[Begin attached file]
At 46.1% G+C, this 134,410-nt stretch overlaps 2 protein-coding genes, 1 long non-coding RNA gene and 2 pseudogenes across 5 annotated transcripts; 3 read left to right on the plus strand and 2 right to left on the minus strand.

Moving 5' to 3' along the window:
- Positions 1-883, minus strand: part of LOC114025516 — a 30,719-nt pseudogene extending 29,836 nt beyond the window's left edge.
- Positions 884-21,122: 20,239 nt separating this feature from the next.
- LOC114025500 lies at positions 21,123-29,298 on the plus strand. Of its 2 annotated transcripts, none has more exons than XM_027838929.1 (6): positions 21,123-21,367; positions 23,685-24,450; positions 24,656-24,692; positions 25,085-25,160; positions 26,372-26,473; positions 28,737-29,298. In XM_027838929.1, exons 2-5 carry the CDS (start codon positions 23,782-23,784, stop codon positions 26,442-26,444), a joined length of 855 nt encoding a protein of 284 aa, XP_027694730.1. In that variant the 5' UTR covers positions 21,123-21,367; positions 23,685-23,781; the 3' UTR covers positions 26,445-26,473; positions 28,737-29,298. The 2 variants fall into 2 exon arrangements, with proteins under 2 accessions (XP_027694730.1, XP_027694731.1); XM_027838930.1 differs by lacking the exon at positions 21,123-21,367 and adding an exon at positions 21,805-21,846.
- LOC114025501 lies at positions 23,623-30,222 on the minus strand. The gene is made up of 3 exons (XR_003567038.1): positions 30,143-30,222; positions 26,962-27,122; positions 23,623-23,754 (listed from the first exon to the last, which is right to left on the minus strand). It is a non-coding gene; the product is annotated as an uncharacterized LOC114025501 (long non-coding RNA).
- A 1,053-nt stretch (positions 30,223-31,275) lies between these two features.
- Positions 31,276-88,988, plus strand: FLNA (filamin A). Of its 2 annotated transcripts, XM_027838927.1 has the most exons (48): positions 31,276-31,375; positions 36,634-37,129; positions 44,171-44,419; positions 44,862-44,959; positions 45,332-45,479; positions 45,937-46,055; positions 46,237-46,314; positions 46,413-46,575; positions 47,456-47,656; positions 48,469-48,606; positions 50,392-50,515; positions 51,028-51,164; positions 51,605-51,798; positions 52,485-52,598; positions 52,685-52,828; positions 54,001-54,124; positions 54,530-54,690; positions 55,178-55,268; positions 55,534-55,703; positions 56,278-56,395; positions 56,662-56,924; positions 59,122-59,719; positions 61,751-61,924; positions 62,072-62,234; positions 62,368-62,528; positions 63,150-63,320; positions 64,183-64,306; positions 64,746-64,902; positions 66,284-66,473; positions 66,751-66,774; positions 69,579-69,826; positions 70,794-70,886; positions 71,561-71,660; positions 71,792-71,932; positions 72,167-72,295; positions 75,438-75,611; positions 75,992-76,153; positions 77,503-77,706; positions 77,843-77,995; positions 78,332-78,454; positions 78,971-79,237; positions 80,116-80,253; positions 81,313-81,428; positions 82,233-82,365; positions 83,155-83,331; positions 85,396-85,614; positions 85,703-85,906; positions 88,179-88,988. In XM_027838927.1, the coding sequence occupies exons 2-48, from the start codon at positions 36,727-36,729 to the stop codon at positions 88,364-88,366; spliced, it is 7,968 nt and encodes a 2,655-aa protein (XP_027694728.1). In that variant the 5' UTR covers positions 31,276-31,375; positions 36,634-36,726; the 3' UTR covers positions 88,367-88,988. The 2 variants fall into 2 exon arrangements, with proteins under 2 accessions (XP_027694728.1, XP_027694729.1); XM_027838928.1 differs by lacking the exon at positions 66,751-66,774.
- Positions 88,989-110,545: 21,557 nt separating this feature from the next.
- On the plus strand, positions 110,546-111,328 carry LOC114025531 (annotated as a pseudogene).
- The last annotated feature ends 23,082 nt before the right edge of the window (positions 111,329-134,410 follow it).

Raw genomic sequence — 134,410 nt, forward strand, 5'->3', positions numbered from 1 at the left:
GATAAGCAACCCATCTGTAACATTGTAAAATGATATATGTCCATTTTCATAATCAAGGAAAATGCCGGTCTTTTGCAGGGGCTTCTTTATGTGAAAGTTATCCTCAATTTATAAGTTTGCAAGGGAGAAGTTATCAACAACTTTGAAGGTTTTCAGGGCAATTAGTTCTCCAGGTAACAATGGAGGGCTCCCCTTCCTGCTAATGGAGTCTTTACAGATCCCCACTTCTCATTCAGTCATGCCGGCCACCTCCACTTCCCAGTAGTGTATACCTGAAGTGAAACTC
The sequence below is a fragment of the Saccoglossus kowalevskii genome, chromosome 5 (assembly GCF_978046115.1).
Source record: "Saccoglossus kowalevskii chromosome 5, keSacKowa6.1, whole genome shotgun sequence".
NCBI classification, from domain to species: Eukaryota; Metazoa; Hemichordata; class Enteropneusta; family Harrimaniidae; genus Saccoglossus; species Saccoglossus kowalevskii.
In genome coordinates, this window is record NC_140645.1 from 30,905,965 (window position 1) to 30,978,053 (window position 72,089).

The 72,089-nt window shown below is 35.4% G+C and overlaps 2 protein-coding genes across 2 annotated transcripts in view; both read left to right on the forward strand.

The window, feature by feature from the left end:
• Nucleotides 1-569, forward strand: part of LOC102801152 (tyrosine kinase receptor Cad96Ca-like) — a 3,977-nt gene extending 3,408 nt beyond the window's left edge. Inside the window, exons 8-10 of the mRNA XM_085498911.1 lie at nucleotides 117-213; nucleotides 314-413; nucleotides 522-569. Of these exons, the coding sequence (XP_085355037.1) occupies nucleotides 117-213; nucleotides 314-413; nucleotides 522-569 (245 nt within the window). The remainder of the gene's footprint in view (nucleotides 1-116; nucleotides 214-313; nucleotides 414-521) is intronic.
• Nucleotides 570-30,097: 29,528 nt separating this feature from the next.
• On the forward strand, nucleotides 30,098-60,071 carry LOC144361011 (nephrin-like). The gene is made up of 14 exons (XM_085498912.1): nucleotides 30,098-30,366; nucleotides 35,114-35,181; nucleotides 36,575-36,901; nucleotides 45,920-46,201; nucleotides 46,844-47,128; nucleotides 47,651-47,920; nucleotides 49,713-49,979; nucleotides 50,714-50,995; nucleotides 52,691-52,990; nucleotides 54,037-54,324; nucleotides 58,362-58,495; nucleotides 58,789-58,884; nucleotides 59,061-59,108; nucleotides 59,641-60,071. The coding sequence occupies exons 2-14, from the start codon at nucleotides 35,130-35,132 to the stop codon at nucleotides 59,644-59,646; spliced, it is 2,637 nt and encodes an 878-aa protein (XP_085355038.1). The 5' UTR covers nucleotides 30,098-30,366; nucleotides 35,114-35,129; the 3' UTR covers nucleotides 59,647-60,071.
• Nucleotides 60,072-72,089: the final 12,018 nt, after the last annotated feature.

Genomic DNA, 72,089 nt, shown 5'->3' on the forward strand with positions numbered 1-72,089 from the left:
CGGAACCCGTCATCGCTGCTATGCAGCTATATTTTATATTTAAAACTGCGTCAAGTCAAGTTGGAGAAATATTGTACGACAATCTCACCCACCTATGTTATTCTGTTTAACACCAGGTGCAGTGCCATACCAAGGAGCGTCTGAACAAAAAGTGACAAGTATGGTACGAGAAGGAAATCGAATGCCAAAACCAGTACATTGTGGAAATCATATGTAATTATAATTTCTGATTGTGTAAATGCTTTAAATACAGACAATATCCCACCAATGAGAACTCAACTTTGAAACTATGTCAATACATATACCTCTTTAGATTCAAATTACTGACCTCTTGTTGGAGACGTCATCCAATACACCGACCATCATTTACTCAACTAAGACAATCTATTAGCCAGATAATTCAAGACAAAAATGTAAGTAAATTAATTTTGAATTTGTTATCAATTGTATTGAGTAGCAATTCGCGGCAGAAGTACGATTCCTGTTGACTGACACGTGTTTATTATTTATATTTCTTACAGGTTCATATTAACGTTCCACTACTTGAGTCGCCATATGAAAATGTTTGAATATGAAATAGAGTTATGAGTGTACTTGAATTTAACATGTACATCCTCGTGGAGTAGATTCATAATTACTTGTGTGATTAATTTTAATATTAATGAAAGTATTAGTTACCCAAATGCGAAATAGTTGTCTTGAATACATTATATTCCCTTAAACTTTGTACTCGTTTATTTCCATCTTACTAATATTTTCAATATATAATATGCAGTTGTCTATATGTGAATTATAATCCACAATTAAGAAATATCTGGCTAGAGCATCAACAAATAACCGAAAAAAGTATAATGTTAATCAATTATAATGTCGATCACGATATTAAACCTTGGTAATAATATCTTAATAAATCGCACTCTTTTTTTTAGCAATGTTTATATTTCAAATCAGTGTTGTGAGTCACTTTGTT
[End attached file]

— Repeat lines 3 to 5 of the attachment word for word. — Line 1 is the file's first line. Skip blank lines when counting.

- Positions 1-883, minus strand: part of LOC114025516 — a 30,719-nt pseudogene extending 29,836 nt beyond the window's left edge.
- Positions 884-21,122: 20,239 nt separating this feature from the next.
- LOC114025500 lies at positions 21,123-29,298 on the plus strand. Of its 2 annotated transcripts, none has more exons than XM_027838929.1 (6): positions 21,123-21,367; positions 23,685-24,450; positions 24,656-24,692; positions 25,085-25,160; positions 26,372-26,473; positions 28,737-29,298. In XM_027838929.1, exons 2-5 carry the CDS (start codon positions 23,782-23,784, stop codon positions 26,442-26,444), a joined length of 855 nt encoding a protein of 284 aa, XP_027694730.1. In that variant the 5' UTR covers positions 21,123-21,367; positions 23,685-23,781; the 3' UTR covers positions 26,445-26,473; positions 28,737-29,298. The 2 variants fall into 2 exon arrangements, with proteins under 2 accessions (XP_027694730.1, XP_027694731.1); XM_027838930.1 differs by lacking the exon at positions 21,123-21,367 and adding an exon at positions 21,805-21,846.